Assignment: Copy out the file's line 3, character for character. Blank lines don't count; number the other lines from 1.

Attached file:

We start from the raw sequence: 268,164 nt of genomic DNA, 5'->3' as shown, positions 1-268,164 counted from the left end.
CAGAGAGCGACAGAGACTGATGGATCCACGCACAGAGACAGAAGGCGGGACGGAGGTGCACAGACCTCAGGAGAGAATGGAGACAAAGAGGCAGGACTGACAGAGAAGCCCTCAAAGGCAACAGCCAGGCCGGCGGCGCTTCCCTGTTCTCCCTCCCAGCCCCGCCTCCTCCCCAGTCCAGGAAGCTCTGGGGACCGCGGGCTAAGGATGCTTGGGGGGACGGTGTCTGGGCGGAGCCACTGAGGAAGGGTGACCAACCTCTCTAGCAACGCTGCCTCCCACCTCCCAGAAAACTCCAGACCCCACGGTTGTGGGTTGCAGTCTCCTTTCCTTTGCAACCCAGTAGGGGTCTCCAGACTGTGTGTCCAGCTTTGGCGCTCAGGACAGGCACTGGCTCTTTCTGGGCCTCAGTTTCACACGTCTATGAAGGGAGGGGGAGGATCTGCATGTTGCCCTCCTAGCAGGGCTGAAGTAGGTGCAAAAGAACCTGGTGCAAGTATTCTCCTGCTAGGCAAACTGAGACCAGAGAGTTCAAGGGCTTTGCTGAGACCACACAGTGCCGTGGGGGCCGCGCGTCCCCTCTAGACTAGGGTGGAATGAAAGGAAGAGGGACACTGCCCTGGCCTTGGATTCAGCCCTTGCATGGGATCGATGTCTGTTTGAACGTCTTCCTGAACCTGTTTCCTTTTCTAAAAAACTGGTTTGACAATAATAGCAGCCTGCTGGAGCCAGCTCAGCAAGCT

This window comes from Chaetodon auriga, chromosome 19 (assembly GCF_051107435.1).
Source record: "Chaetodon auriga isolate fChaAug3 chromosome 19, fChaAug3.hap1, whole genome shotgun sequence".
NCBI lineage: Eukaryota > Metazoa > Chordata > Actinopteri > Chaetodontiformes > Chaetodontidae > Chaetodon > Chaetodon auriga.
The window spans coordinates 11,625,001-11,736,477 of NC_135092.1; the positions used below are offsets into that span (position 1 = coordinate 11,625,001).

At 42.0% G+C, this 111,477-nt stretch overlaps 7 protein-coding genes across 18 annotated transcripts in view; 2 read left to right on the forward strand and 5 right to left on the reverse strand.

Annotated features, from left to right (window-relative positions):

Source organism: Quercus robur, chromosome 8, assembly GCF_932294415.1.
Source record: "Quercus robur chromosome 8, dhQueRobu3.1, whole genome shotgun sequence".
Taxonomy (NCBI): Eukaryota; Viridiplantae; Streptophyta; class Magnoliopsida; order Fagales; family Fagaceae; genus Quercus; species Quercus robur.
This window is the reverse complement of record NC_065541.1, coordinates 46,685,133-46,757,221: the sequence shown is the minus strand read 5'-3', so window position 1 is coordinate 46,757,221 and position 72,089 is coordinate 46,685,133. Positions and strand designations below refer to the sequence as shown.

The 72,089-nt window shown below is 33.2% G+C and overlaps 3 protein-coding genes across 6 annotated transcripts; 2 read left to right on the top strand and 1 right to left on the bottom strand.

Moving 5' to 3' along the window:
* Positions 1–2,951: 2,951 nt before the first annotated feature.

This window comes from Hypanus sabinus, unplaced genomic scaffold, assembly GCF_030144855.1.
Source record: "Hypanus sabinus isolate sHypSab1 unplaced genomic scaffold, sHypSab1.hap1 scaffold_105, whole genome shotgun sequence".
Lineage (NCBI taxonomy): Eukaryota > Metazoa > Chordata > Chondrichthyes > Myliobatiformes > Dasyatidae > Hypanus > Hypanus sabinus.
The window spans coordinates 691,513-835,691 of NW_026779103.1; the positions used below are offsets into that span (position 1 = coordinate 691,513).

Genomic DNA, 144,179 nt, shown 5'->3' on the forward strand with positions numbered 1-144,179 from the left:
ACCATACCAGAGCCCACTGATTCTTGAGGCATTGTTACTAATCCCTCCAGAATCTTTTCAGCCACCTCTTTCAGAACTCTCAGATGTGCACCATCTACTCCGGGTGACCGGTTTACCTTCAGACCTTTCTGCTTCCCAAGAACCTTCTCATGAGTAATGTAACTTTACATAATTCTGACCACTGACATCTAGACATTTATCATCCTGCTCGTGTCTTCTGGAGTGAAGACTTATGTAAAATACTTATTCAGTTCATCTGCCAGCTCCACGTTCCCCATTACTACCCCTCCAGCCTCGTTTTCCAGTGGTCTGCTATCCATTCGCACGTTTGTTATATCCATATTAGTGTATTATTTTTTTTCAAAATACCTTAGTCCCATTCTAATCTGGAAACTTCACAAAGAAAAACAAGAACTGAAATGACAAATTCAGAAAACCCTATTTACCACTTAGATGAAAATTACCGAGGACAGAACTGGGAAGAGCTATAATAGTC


This window comes from Chaetodon auriga, chromosome 19 (assembly GCF_051107435.1).